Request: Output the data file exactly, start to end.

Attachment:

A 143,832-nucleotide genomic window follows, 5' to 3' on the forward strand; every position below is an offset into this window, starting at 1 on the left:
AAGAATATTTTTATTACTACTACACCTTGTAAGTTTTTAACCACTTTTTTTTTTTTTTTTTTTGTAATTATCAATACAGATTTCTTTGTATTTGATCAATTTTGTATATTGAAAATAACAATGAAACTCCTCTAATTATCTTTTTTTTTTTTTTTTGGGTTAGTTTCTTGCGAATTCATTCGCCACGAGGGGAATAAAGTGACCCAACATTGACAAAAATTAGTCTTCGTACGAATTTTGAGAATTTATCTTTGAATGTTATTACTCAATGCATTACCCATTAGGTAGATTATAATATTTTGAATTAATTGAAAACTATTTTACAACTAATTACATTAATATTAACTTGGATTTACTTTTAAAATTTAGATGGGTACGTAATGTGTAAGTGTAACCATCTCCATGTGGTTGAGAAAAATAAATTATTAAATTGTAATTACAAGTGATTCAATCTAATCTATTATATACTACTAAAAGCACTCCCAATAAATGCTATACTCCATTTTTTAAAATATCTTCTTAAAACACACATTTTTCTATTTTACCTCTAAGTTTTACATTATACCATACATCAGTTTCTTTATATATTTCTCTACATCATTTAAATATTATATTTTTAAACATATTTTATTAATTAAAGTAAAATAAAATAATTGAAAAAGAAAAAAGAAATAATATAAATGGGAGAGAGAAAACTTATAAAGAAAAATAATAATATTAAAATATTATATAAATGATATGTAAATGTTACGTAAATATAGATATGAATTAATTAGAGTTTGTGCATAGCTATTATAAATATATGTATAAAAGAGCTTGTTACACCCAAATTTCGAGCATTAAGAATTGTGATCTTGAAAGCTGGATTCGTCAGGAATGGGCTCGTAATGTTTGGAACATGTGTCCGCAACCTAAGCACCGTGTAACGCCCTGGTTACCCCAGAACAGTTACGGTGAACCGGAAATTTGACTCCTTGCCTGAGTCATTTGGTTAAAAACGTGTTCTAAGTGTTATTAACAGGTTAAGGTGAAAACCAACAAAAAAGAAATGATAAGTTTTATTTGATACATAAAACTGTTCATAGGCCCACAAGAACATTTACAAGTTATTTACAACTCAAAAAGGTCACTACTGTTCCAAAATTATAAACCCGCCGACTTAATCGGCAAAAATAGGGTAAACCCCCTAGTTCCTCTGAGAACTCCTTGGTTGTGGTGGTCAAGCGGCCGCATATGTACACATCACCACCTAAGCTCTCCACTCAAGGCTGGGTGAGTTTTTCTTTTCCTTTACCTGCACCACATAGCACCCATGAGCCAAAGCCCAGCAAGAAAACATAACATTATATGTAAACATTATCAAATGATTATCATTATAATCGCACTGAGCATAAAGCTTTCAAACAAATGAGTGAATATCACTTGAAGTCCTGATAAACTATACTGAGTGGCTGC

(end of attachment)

A 143,832-nucleotide genomic window follows, 5' to 3' on the forward strand; every position below is an offset into this window, starting at 1 on the left:
AAGAATATTTTTATTACTACTACACCTTGTAAGTTTTTAACCACTTTTTTTTTTTTTTTTTTTGTAATTATCAATACAGATTTCTTTGTATTTGATCAATTTTGTATATTGAAAATAACAATGAAACTCCTCTAATTATCTTTTTTTTTTTTTTTTGGGTTAGTTTCTTGCGAATTCATTCGCCACGAGGGGAATAAAGTGACCCAACATTGACAAAAATTAGTCTTCGTACGAATTTTGAGAATTTATCTTTGAATGTTATTACTCAATGCATTACCCATTAGGTAGATTATAATATTTTGAATTAATTGAAAACTATTTTACAACTAATTACATTAATATTAACTTGGATTTACTTTTAAAATTTAGATGGGTACGTAATGTGTAAGTGTAACCATCTCCATGTGGTTGAGAAAAATAAATTATTAAATTGTAATTACAAGTGATTCAATCTAATCTATTATATACTACTAAAAGCACTCCCAATAAATGCTATACTCCATTTTTTAAAATATCTTCTTAAAACACACATTTTTCTATTTTACCTCTAAGTTTTACATTATACCATACATCAGTTTCTTTATATATTTCTCTACATCATTTAAATATTATATTTTTAAACATATTTTATTAATTAAAGTAAAATAAAATAATTGAAAAAGAAAAAAGAAATAATATAAATGGGAGAGAGAAAACTTATAAAGAAAAATAATAATATTAAAATATTATATAAATGATATGTAAATGTTACGTAAATATAGATATGAATTAATTAGAGTTTGTGCATAGCTATTATAAATATATGTATAAAAGAGCTTGTTACACCCAAATTTCGAGCATTAAGAATTGTGATCTTGAAAGCTGGATTCGTCAGGAATGGGCTCGTAATGTTTGGAACATGTGTCCGCAACCTAAGCACCGTGTAACGCCCTGGTTACCCCAGAACAGTTACGGTGAACCGGAAATTTGACTCCTTGCCTGAGTCATTTGGTTAAAAACGTGTTCTAAGTGTTATTAACAGGTTAAGGTGAAAACCAACAAAAAAGAAATGATAAGTTTTATTTGATACATAAAACTGTTCATAGGCCCACAAGAACATTTACAAGTTATTTACAACTCAAAAAGGTCACTACTGTTCCAAAATTATAAACCCGCCGACTTAATCGGCAAAAATAGGGTAAACCCCCTAGTTCCTCTGAGAACTCCTTGGTTGTGGTGGTCAAGCGGCCGCATATGTACACATCACCACCTAAGCTCTCCACTCAAGGCTGGGTGAGTTTTTCTTTTCCTTTACCTGCACCACATAGCACCCATGAGCCAAAGCCCAGCAAGAAAACATAACATTATATGTAAACATTATCAAATGATTATCATTATAATCGCACTGAGCATAAAGCTTTCAAACAAATGAGTGAATATCACTTGAAGTCCTGATAAACTATACTGAGTGGCTGC